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Best Australian V8 cars

Based on bang-for-buck and classic muscle appeal, Shannons says the Falcon XY GTHO Phase 3 is the best Aussie V8.

Based on bang-for-buck impact, as well as classic muscle appeal, Shannons Insurance says it has to be the Falcon XY GTHO Phase 3 that ruled at Bathurst in the 1970s and was the world's fastest four-door sedan at the time it was introduced.

A Silver HO was passed in at the Brisbane Motor Show auction in 2008 at about $750,000.

"You wouldn't get those prices now as the bubble burst on the Aussie V8 muscle car market over 12 months ago and we haven't seen those numbers back ... yet," says Shannons spokesman Phil Ross.

But Dan Bowden, whose family museum has one of the greatest collections of Aussie muscle cars, reckons the top prize goes to the Falcon XR GT which he calls "The first of the real Aussie V8s". It won Bathurst in 1967.

What about Holdens?

Ross says the number two and three cars in the price stake are both Bathurst winning Holdens: the A9X hatchback 308 V8 LX SS and the 1968 327 V8 HK Holden Monaro, "or possibly the 1970 HT 350 V8 Monaro". Shannons Auctions sold a HK 327 Monaro for $220,000 at one of our auctions at the height of the muscle car price wars," he says.

"We have an A9X in our next auction ... and it may go for around $250,000 or more. They only made 100 of these so the Holden fans will argue it's the number one Aussie V8 of all time and the most collectable."

Bowden's museum seems to favour the Falcons, but he agrees that the HK 327 GTS Monaro is "one of the most beautiful and a real contender", winning Bathurst in 1968.

Others to consider are:

  • Falcon XA GTHO Phase IV, the one Ford said they never built, killed by the super car scare and only one road car ever made.
  • Holden L34 Torana, with Hi-Po option, our only all-Aussie-made engine.
  • VL HDT Group A Brock Commodore, another homologation special. "The polariser plus pack version just adds to the story," says Bowden.
  • Falcon XA RPO-83 option GT. A lot of those Phase IV bits went on these special cars.
  • Falcon XC Cobra, one of the first 30, the Bathurst special versions.

Ross says the cars that conquered Bathurst were awarded hero status by the car-buying public.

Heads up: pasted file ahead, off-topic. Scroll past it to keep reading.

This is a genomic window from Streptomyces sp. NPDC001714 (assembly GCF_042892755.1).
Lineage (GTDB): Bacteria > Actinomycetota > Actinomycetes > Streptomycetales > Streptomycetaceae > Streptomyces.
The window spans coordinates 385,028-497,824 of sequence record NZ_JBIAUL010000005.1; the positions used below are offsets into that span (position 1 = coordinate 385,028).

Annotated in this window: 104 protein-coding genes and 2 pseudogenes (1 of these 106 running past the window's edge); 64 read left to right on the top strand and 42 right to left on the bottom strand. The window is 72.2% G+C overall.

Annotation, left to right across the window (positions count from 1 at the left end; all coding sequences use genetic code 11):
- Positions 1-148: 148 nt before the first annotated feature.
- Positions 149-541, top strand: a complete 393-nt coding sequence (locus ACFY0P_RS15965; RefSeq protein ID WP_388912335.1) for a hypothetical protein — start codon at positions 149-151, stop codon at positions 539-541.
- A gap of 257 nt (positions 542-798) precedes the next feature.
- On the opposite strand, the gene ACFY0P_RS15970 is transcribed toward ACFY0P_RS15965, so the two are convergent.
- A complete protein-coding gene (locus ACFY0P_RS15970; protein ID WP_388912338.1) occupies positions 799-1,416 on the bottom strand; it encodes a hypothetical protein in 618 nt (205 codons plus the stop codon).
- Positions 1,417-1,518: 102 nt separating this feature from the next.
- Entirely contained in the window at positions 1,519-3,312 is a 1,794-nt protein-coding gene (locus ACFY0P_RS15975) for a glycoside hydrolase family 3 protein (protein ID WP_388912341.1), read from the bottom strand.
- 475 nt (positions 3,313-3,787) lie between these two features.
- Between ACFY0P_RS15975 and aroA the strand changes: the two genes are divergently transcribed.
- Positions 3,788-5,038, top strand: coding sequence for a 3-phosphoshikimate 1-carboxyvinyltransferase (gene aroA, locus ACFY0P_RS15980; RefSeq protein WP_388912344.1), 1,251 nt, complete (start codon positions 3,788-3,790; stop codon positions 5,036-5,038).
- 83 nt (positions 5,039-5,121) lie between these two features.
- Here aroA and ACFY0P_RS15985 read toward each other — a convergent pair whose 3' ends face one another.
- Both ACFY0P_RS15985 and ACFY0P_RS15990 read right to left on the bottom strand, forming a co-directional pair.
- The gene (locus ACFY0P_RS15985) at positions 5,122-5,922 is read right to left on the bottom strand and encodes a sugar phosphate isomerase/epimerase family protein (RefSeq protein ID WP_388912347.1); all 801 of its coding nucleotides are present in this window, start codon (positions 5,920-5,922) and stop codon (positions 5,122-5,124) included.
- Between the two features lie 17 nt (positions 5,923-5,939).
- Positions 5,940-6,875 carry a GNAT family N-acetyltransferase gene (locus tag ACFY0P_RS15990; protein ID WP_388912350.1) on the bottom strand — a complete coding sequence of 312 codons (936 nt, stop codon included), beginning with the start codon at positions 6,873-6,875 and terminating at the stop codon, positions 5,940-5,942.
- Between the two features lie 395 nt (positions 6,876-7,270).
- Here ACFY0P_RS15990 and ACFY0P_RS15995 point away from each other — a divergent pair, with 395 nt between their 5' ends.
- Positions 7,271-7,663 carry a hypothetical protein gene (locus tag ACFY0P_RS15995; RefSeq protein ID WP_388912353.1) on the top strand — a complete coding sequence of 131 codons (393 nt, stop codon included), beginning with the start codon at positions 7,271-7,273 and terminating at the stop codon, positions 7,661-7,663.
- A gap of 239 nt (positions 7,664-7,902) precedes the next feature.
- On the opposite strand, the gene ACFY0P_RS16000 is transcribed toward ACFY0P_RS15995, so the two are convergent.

"But I don't think this kind of hero status for Aussie V8s will be as big with the later model cars but time may prove me wrong," he says. "I have just noticed there is a bit of a cult following starting with younger guys and the humble XD Falcon at shows. I always thought it looked more like a taxi but after looking at the Dick Johnson `Tru Blu' Falcon Group C race car at Bowden's museum I have changed my mind."

Neither Ross nor Bowden mentioned any Chrysler product.

"Sadly Chrysler didn't have any good V8s," says Bowden. "The ones with any real sporting pedigree were the six-cylinder versions. In the end they built the V8s in the Charger, the VJ E55 versions, but they were very toned down, marketed against the big luxury Ford Fairmont and LS Monaros, not as a sporting car."

Ross says the six-cylinder E49 E49 RT Charger in the popular Vitamin C (orange) six pack "Big Tank" (extra Fuel for Bathurst) fully restored can be worth $170,000-$200.000.

"I once asked Leo Geogeghan if he thought a Charger could win Bathurst and he said not without a V8," he says. "He couldn't beat the V8 GT Falcons up the mountain. There was a 770 Charger released with a V8 but it never ran at Bathurst. If they had won maybe they would be worth more."

Of the current batch of Aussie V8s, Bowden likes the FPV GT.

"Amazing engine. The only manufacturer that hand assembles its engine in Australia," he says.

Bowden also throws a monkey into the works with the rear-mounted HSV V8 engine in the Alfa Romeo Sprint made by Giocattolo Motori Pty Ltd.

The Australian car company built just 15 cars from 1986 to 1989 which were capable of up to 260km/h.

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